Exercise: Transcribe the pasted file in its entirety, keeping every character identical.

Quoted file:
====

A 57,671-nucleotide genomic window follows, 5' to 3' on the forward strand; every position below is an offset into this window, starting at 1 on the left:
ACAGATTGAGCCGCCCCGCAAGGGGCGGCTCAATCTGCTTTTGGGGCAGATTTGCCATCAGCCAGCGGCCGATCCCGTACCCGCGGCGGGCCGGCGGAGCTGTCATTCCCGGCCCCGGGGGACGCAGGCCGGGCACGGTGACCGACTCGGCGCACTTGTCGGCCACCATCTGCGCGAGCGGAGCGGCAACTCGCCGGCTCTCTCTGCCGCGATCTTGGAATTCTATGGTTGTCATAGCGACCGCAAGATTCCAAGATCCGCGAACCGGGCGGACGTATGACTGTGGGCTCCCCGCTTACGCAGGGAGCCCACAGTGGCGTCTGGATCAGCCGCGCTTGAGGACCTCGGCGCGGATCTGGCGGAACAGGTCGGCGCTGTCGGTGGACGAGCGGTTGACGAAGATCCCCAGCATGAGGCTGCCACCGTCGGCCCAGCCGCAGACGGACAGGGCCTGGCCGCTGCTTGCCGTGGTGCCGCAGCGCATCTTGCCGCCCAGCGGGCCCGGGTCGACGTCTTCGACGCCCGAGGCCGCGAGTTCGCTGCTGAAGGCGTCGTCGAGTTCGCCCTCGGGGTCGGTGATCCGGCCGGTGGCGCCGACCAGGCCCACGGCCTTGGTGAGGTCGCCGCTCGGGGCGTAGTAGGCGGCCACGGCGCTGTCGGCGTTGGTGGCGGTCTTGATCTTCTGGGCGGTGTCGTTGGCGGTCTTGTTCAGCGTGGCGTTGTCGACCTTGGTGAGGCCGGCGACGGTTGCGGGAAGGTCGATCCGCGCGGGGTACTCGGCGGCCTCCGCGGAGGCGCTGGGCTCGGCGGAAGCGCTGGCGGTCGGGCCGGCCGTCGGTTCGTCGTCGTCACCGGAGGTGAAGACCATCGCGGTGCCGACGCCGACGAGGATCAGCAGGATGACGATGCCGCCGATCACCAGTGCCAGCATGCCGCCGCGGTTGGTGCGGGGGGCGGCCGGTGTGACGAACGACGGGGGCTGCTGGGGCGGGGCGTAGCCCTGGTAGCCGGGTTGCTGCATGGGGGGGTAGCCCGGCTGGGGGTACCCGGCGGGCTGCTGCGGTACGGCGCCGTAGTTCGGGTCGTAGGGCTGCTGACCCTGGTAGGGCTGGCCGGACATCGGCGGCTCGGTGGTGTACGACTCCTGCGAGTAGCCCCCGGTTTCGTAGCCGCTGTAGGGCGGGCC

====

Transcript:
A 57,671-nucleotide genomic window follows, 5' to 3' on the forward strand; every position below is an offset into this window, starting at 1 on the left:
ACAGATTGAGCCGCCCCGCAAGGGGCGGCTCAATCTGCTTTTGGGGCAGATTTGCCATCAGCCAGCGGCCGATCCCGTACCCGCGGCGGGCCGGCGGAGCTGTCATTCCCGGCCCCGGGGGACGCAGGCCGGGCACGGTGACCGACTCGGCGCACTTGTCGGCCACCATCTGCGCGAGCGGAGCGGCAACTCGCCGGCTCTCTCTGCCGCGATCTTGGAATTCTATGGTTGTCATAGCGACCGCAAGATTCCAAGATCCGCGAACCGGGCGGACGTATGACTGTGGGCTCCCCGCTTACGCAGGGAGCCCACAGTGGCGTCTGGATCAGCCGCGCTTGAGGACCTCGGCGCGGATCTGGCGGAACAGGTCGGCGCTGTCGGTGGACGAGCGGTTGACGAAGATCCCCAGCATGAGGCTGCCACCGTCGGCCCAGCCGCAGACGGACAGGGCCTGGCCGCTGCTTGCCGTGGTGCCGCAGCGCATCTTGCCGCCCAGCGGGCCCGGGTCGACGTCTTCGACGCCCGAGGCCGCGAGTTCGCTGCTGAAGGCGTCGTCGAGTTCGCCCTCGGGGTCGGTGATCCGGCCGGTGGCGCCGACCAGGCCCACGGCCTTGGTGAGGTCGCCGCTCGGGGCGTAGTAGGCGGCCACGGCGCTGTCGGCGTTGGTGGCGGTCTTGATCTTCTGGGCGGTGTCGTTGGCGGTCTTGTTCAGCGTGGCGTTGTCGACCTTGGTGAGGCCGGCGACGGTTGCGGGAAGGTCGATCCGCGCGGGGTACTCGGCGGCCTCCGCGGAGGCGCTGGGCTCGGCGGAAGCGCTGGCGGTCGGGCCGGCCGTCGGTTCGTCGTCGTCACCGGAGGTGAAGACCATCGCGGTGCCGACGCCGACGAGGATCAGCAGGATGACGATGCCGCCGATCACCAGTGCCAGCATGCCGCCGCGGTTGGTGCGGGGGGCGGCCGGTGTGACGAACGACGGGGGCTGCTGGGGCGGGGCGTAGCCCTGGTAGCCGGGTTGCTGCATGGGGGGGTAGCCCGGCTGGGGGTACCCGGCGGGCTGCTGCGGTACGGCGCCGTAGTTCGGGTCGTAGGGCTGCTGACCCTGGTAGGGCTGGCCGGACATCGGCGGCTCGGTGGTGTACGACTCCTGCGAGTAGCCCCCGGTTTCGTAGCCGCTGTAGGGCGGGCC